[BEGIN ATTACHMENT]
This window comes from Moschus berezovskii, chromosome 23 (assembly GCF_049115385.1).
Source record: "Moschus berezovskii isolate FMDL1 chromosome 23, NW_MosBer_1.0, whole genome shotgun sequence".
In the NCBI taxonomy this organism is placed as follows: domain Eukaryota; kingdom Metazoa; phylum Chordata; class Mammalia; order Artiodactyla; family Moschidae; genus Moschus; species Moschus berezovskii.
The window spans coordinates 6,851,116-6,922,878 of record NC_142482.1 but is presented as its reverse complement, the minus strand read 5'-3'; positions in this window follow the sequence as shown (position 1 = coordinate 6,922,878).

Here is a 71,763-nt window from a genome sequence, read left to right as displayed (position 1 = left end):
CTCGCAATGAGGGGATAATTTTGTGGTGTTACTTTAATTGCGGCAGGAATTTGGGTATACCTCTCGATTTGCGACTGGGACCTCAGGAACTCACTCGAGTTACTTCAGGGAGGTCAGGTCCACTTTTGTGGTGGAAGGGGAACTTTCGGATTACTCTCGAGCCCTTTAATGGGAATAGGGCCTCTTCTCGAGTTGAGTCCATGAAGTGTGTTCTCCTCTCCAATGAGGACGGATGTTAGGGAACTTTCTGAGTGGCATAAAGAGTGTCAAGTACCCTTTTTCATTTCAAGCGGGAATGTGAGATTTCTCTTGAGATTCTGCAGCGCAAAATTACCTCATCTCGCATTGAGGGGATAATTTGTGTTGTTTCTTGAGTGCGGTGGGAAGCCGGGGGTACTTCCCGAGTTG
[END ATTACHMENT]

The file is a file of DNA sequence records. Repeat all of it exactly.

This window comes from Moschus berezovskii, chromosome 23 (assembly GCF_049115385.1).
Source record: "Moschus berezovskii isolate FMDL1 chromosome 23, NW_MosBer_1.0, whole genome shotgun sequence".
In the NCBI taxonomy this organism is placed as follows: domain Eukaryota; kingdom Metazoa; phylum Chordata; class Mammalia; order Artiodactyla; family Moschidae; genus Moschus; species Moschus berezovskii.
The window spans coordinates 6,851,116-6,922,878 of record NC_142482.1 but is presented as its reverse complement, the minus strand read 5'-3'; positions in this window follow the sequence as shown (position 1 = coordinate 6,922,878).

Here is a 71,763-nt window from a genome sequence, read left to right as displayed (position 1 = left end):
CTCGCAATGAGGGGATAATTTTGTGGTGTTACTTTAATTGCGGCAGGAATTTGGGTATACCTCTCGATTTGCGACTGGGACCTCAGGAACTCACTCGAGTTACTTCAGGGAGGTCAGGTCCACTTTTGTGGTGGAAGGGGAACTTTCGGATTACTCTCGAGCCCTTTAATGGGAATAGGGCCTCTTCTCGAGTTGAGTCCATGAAGTGTGTTCTCCTCTCCAATGAGGACGGATGTTAGGGAACTTTCTGAGTGGCATAAAGAGTGTCAAGTACCCTTTTTCATTTCAAGCGGGAATGTGAGATTTCTCTTGAGATTCTGCAGCGCAAAATTACCTCATCTCGCATTGAGGGGATAATTTGTGTTGTTTCTTGAGTGCGGTGGGAAGCCGGGGGTACTTCCCGAGTTG